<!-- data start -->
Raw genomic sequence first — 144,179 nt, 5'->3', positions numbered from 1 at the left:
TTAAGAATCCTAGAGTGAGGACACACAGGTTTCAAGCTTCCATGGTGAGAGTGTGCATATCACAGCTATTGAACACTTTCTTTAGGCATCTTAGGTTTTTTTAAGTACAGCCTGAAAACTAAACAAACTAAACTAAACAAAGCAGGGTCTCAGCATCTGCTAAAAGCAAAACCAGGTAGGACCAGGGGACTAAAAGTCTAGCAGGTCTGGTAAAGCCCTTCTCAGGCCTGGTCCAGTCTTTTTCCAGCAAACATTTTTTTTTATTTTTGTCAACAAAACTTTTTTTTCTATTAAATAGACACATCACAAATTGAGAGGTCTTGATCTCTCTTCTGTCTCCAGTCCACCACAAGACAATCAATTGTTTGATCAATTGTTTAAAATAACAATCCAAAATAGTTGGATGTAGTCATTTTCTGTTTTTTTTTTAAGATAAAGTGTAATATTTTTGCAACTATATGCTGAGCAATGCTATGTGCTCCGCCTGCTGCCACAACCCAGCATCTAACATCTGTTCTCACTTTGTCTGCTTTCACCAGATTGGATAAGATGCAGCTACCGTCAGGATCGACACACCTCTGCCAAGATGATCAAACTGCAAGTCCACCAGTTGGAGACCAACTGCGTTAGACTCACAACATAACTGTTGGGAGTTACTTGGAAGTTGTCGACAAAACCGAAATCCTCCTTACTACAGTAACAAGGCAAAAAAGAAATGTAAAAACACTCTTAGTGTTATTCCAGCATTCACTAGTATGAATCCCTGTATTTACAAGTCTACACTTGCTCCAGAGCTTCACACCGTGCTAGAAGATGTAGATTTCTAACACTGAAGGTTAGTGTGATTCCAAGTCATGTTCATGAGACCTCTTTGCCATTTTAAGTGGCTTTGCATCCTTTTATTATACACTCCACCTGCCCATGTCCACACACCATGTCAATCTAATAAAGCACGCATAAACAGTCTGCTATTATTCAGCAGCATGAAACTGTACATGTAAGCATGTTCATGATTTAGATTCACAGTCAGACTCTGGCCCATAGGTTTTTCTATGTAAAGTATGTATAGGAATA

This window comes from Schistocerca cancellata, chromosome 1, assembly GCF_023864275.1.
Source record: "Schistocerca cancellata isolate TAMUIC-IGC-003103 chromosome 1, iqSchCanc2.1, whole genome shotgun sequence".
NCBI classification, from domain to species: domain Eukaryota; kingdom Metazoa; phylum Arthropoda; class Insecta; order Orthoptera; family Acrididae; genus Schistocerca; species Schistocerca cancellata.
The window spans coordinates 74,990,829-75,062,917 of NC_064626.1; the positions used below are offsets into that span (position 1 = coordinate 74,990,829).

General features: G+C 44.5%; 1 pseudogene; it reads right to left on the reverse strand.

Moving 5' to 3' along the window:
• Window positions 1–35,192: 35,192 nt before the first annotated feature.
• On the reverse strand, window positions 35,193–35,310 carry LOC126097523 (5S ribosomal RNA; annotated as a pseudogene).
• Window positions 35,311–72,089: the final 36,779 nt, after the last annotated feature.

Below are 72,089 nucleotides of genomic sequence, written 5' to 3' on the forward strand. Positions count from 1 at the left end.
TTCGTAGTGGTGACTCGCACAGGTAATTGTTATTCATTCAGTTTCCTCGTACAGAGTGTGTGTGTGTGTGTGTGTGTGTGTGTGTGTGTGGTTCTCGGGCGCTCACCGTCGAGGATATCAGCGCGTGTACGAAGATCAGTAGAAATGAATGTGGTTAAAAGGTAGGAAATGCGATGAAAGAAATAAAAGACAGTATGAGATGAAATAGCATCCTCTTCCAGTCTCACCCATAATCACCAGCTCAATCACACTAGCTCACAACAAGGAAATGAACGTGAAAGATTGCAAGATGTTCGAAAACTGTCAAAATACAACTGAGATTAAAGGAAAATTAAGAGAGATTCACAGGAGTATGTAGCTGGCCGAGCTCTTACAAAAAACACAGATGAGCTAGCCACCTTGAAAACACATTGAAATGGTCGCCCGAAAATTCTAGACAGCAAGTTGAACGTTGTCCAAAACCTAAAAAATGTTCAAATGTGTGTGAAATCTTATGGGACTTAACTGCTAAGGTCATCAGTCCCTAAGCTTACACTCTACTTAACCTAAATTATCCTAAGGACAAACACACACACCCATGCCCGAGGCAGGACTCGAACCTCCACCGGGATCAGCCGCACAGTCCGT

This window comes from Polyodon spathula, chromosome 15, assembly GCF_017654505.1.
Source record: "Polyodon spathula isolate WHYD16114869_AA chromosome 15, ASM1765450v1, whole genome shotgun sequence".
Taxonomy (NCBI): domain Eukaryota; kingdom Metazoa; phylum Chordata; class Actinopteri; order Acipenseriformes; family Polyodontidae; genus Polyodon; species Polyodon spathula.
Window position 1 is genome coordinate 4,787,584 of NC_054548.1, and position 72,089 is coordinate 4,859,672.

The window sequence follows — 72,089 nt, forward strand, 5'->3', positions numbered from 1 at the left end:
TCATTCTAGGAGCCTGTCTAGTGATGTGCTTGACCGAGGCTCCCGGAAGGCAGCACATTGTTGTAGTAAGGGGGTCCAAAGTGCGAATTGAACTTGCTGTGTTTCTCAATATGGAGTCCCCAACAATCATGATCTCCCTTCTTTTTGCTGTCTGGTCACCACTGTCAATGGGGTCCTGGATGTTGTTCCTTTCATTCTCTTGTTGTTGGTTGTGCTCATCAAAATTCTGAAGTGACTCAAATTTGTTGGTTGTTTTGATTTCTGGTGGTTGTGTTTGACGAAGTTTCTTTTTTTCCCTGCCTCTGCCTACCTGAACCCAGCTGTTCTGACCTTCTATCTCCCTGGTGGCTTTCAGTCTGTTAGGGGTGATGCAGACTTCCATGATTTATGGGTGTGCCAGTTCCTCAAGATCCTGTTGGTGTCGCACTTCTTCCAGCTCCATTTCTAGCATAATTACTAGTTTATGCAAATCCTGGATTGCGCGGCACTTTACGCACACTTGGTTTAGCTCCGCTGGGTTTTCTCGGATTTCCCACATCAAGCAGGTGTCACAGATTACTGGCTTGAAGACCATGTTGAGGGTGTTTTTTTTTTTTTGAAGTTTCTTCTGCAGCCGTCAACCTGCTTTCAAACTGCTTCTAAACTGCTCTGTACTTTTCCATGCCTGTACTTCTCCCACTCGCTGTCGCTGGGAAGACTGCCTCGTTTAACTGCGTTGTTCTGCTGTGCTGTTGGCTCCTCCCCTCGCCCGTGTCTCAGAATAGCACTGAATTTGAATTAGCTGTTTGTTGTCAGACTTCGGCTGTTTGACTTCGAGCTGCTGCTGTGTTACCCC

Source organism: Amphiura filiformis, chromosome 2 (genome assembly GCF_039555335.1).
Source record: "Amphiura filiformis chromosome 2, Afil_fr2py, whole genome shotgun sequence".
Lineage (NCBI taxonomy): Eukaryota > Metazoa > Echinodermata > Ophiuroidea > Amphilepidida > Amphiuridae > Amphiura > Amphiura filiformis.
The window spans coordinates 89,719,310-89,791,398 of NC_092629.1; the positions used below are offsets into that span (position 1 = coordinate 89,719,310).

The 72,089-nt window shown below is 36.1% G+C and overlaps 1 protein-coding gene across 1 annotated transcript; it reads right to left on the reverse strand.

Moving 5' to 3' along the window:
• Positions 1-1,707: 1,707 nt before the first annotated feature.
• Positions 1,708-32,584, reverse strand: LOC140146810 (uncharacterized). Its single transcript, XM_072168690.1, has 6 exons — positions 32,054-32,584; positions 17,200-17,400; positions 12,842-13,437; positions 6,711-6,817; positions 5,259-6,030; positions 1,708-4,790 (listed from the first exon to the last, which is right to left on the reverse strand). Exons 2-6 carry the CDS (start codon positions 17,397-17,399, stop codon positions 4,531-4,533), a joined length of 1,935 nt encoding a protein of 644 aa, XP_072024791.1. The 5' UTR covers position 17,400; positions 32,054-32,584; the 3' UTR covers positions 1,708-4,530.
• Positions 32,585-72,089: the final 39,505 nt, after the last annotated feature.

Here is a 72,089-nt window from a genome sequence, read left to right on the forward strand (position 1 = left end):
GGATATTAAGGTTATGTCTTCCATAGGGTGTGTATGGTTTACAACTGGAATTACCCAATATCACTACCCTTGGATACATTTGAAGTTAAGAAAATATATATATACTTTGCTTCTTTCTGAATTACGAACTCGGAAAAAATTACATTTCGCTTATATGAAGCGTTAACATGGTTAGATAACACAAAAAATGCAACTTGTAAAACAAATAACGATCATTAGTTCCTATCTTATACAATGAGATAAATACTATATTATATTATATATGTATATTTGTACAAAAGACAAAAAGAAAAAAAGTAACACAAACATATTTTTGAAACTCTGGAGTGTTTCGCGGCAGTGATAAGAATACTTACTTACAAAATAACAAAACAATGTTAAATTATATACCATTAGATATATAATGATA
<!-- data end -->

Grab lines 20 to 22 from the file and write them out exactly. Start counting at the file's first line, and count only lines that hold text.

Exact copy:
Source organism: Amphiura filiformis, chromosome 2 (genome assembly GCF_039555335.1).
Source record: "Amphiura filiformis chromosome 2, Afil_fr2py, whole genome shotgun sequence".
Lineage (NCBI taxonomy): Eukaryota > Metazoa > Echinodermata > Ophiuroidea > Amphilepidida > Amphiuridae > Amphiura > Amphiura filiformis.